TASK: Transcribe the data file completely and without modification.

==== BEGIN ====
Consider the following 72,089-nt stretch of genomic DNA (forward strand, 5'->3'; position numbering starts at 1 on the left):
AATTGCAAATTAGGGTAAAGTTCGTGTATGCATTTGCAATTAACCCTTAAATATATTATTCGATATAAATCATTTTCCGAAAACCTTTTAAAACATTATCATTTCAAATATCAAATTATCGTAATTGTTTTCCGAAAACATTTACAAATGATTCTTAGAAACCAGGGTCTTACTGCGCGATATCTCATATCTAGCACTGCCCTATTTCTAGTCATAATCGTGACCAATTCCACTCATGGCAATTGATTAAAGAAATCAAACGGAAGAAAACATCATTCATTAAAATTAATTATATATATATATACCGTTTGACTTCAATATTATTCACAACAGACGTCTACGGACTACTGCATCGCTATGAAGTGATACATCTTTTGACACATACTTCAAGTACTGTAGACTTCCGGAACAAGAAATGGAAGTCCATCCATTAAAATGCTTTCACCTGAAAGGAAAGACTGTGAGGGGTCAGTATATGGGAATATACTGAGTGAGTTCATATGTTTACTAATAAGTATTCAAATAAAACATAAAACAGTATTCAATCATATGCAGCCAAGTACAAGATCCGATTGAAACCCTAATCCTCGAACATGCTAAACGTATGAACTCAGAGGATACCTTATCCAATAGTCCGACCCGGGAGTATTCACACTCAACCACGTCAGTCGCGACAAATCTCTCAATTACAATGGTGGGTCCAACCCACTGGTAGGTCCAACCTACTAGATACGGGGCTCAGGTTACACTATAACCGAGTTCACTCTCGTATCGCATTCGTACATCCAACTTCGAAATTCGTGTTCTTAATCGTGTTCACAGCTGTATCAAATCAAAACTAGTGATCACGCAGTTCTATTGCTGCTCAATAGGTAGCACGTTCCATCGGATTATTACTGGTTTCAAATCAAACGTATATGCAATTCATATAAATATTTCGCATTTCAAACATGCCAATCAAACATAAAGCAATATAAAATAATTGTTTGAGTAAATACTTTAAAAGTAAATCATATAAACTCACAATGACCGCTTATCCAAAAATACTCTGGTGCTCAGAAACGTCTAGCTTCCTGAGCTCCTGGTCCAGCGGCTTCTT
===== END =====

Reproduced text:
Consider the following 72,089-nt stretch of genomic DNA (forward strand, 5'->3'; position numbering starts at 1 on the left):
AATTGCAAATTAGGGTAAAGTTCGTGTATGCATTTGCAATTAACCCTTAAATATATTATTCGATATAAATCATTTTCCGAAAACCTTTTAAAACATTATCATTTCAAATATCAAATTATCGTAATTGTTTTCCGAAAACATTTACAAATGATTCTTAGAAACCAGGGTCTTACTGCGCGATATCTCATATCTAGCACTGCCCTATTTCTAGTCATAATCGTGACCAATTCCACTCATGGCAATTGATTAAAGAAATCAAACGGAAGAAAACATCATTCATTAAAATTAATTATATATATATATACCGTTTGACTTCAATATTATTCACAACAGACGTCTACGGACTACTGCATCGCTATGAAGTGATACATCTTTTGACACATACTTCAAGTACTGTAGACTTCCGGAACAAGAAATGGAAGTCCATCCATTAAAATGCTTTCACCTGAAAGGAAAGACTGTGAGGGGTCAGTATATGGGAATATACTGAGTGAGTTCATATGTTTACTAATAAGTATTCAAATAAAACATAAAACAGTATTCAATCATATGCAGCCAAGTACAAGATCCGATTGAAACCCTAATCCTCGAACATGCTAAACGTATGAACTCAGAGGATACCTTATCCAATAGTCCGACCCGGGAGTATTCACACTCAACCACGTCAGTCGCGACAAATCTCTCAATTACAATGGTGGGTCCAACCCACTGGTAGGTCCAACCTACTAGATACGGGGCTCAGGTTACACTATAACCGAGTTCACTCTCGTATCGCATTCGTACATCCAACTTCGAAATTCGTGTTCTTAATCGTGTTCACAGCTGTATCAAATCAAAACTAGTGATCACGCAGTTCTATTGCTGCTCAATAGGTAGCACGTTCCATCGGATTATTACTGGTTTCAAATCAAACGTATATGCAATTCATATAAATATTTCGCATTTCAAACATGCCAATCAAACATAAAGCAATATAAAATAATTGTTTGAGTAAATACTTTAAAAGTAAATCATATAAACTCACAATGACCGCTTATCCAAAAATACTCTGGTGCTCAGAAACGTCTAGCTTCCTGAGCTCCTGGTCCAGCGGCTTCTT